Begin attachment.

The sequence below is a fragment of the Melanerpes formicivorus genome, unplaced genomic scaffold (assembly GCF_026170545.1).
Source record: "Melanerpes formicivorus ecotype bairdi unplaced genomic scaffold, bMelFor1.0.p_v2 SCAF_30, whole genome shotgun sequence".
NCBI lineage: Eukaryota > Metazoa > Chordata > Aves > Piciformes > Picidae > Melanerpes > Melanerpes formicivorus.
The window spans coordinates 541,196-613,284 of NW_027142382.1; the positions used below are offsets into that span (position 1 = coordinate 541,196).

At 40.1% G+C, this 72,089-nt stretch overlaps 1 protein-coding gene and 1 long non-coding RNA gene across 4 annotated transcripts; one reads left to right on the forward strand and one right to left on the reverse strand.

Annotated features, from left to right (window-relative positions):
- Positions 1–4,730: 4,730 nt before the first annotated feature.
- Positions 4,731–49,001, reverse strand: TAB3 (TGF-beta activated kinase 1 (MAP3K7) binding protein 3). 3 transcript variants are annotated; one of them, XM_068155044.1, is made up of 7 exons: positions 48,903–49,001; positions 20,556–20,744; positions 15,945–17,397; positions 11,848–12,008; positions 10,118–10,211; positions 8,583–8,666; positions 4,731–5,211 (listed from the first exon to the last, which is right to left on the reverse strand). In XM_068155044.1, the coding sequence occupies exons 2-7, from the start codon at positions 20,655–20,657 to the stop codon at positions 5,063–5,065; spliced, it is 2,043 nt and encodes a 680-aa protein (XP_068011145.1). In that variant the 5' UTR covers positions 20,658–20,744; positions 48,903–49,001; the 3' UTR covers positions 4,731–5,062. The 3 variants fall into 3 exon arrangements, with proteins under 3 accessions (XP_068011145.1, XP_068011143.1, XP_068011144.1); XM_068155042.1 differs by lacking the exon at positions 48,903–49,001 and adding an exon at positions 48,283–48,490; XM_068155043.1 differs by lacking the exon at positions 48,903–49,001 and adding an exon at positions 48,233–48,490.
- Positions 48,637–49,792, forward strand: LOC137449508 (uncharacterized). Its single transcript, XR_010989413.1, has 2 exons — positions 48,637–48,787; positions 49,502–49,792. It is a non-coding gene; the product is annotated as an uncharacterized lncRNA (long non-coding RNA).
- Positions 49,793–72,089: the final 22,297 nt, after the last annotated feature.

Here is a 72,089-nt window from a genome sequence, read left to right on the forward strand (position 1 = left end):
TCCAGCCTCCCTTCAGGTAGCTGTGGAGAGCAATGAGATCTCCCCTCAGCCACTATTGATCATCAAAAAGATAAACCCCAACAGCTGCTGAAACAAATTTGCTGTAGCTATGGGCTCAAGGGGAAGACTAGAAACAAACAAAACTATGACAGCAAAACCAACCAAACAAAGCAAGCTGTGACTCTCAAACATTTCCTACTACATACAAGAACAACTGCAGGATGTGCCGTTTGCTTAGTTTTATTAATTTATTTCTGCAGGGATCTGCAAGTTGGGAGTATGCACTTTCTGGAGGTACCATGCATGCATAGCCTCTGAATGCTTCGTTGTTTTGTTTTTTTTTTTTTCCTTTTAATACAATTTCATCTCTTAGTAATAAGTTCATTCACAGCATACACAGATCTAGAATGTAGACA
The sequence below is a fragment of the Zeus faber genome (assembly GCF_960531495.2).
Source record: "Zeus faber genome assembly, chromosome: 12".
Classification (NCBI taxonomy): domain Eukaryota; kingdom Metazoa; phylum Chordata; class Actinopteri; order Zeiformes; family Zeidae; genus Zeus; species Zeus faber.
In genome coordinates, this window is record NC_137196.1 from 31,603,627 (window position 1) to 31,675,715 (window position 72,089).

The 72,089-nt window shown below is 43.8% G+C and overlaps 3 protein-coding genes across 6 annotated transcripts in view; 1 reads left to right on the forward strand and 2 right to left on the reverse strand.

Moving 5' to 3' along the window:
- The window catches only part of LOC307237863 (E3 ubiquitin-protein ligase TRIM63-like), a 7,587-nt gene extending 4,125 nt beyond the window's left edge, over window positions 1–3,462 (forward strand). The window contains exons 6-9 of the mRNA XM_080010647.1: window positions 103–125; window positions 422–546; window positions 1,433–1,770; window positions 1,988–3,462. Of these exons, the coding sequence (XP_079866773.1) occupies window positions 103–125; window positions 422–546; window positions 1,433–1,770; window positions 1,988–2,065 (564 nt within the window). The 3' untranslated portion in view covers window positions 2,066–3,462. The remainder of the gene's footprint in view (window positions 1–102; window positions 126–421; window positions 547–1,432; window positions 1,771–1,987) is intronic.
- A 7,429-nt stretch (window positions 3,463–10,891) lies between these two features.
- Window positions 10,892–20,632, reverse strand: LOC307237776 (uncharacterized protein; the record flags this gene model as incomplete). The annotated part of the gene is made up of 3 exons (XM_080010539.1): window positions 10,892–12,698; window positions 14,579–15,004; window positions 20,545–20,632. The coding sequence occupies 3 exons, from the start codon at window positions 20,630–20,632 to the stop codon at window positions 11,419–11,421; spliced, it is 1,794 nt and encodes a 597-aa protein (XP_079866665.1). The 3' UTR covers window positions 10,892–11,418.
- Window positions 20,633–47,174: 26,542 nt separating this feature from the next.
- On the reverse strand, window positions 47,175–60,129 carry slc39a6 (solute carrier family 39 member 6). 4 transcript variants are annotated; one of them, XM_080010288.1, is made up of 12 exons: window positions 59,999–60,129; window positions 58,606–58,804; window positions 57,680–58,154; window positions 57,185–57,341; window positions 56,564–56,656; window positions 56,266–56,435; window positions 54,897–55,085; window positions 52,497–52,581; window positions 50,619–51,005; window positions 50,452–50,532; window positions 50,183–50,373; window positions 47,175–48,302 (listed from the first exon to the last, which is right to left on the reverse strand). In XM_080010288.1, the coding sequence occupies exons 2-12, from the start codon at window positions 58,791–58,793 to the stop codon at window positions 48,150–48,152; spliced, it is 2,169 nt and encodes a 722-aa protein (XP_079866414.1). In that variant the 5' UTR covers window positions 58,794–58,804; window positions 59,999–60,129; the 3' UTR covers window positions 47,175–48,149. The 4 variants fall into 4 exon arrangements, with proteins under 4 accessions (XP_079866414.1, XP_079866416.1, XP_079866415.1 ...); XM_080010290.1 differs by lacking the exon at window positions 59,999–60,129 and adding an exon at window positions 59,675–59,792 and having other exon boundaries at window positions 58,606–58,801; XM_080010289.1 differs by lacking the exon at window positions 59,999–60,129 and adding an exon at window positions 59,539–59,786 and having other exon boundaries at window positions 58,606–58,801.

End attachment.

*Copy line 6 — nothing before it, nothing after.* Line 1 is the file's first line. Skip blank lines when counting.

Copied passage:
Annotated features, from left to right (window-relative positions):